I love my secateurs – oh, thanks, I had a lovely time in Shetland, but let’s get things in perspective. I really love my secateurs.
And I lost them.
I had them, oh, I had them. I was fiddling about with them, in the way that you do, and put them down to do something else. Then when I went back for them – no secateurs.
Admittedly I wasn’t sure where I’d popped them down, so I went round the entire garden about 85 times, fossicking through ivy in case they’d disappeared into the maw of the overgrown walls, ferreting through the long grass in case they’d fallen down. (I have a lot of long grass which now looks as though wildebeest have been migrating through it. That would be me and Next Door’s Cat, who was – let’s just say ‘Not Helpful’, and the ‘not helpful’ needs its caps; I emphatically did not need his contribution, and how a mangled mouse was supposed to help I do not know.)
I even cleaned out the shed – dried up shrew, gee, thanks, NDC – which (let’s face it, and quite obviously given the level of rodent mummification as evidence) has needed doing for some time. I might have left them in the house, but thoroughly checking that would have led to housework – ergh – so I looked everywhere obvious and left it at that. By this stage I was even looking in places I’d already checked thoroughly, just in case.
I rang up P, as we have a long-running joke about Felco theft. No, he had his own, thank you very much – very, very clear on that point, his have the turny handle which I can’t use. So I went round and checked one more time – well, you do, don’t you?
I’ve had these secateurs for years. They’re Felco 8s, and were a deal. Well, an exchange. For several years I was involved with selling books at Chelsea Flower Show, and the last day was always the usual last day mayhem:
(old last-day-Chelsea photo from about 1990, maybe 1989 given the shoulder pads)
but it wasn’t just members of the public trying to fit eight-foot-tall delphiniums on the 19 bus. The madness spreads to exhibitors too.
Non-exhibitors were eventually shooshed out of the show ground, but we had to wait for the lorries to come over from Battersea Park in their meticulous convoy which carefully and inexplicably (all this was apparently organised by the Army) brought them to a position exactly outside the correct stand. This was the time for all the deals which had been arranged during the week to take place; for example, my colleague almost always sloped off to a particular show garden with a heavy carrier and came back with boxes and boxes of plants on a trolley. I used to go skip-surfing for plants myself, and often had the car so full that I could barely see out as I drove away – the irises I found one year still flourish. But one year I was less ambitious: I swapped a signed copy of something on roses for a pair of Felcos. Maybe I didn’t have the car park pass that year. But they’ve lasted longer than almost everything else. Or they had (sniff).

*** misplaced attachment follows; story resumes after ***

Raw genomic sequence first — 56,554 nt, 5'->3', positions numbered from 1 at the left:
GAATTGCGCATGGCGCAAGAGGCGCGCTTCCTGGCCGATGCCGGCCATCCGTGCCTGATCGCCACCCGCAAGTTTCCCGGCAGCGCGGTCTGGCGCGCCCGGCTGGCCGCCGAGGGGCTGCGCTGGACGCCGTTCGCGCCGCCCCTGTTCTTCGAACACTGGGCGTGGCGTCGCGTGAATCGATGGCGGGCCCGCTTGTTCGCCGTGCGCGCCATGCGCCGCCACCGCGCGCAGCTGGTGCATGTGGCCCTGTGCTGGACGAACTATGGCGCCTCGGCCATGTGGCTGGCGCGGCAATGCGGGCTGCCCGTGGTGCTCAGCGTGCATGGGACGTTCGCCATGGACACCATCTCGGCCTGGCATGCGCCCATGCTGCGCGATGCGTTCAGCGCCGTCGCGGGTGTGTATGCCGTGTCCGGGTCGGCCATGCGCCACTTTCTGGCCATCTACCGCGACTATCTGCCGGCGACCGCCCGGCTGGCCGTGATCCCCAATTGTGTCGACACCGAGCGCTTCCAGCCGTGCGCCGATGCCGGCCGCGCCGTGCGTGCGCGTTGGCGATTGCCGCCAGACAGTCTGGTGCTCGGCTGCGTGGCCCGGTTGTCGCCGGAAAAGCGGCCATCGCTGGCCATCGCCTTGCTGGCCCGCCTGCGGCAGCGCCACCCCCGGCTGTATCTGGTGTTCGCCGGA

So they are at least 25 years old. And they’re wonderful. Were wonderful.
They’ve been used and abused. They’ve been left out; they’ve cut things thicker than they should have; they’ve cut things in gardens in rented property, in the tiny patch I had with the first studio I owned, in the garden of my last place in London and now here; they’ve been used to give scale to unlikely tomatoes and strange unidentified flowers. They were an extra hand. And they were gone.
I went out and spent money. Well, OK, I spent £2.50 in Wilkinsons. (I could have spent £1, but even Cheapskate Kate realised those weren’t worth the quid). They’re OK. They have a sharp flange to hold them closed and I kept hurting myself on it, but I soon got the hang of avoiding injury. Ish. They’re grey, they’re boring, they’re not brilliant. But they do cut.
My kitchen is partly into the hill, so I see legs going past on the path by the ground-level window when I’m washing up. This time it was legs in motorbike leathers. Strange men in leathers are not a usual feature of early evenings round here (though they probably should be). Open door: is it George Clooney, bored with married life, come to me at last? No.
It is P. Removing my secateurs from his jacket. MY secateurs. MINE!
(He was very shamefaced. Picked them up by accident. Didn’t realise until he used them and thought ‘funny, the handle’s not rotating’. Can use this for years, like the time he hedge- trimmed the hedge-trimmer’s lead. Oops, I’m not supposed to be mentioning that.)
And on the plus side, I not only have my secateurs back; I also have a clean shed, sans rodents. Though I still have Next Door’s Cat, currently frozen into immobility on top of the rowan stump, staring into the grass. Mouse number two, no doubt.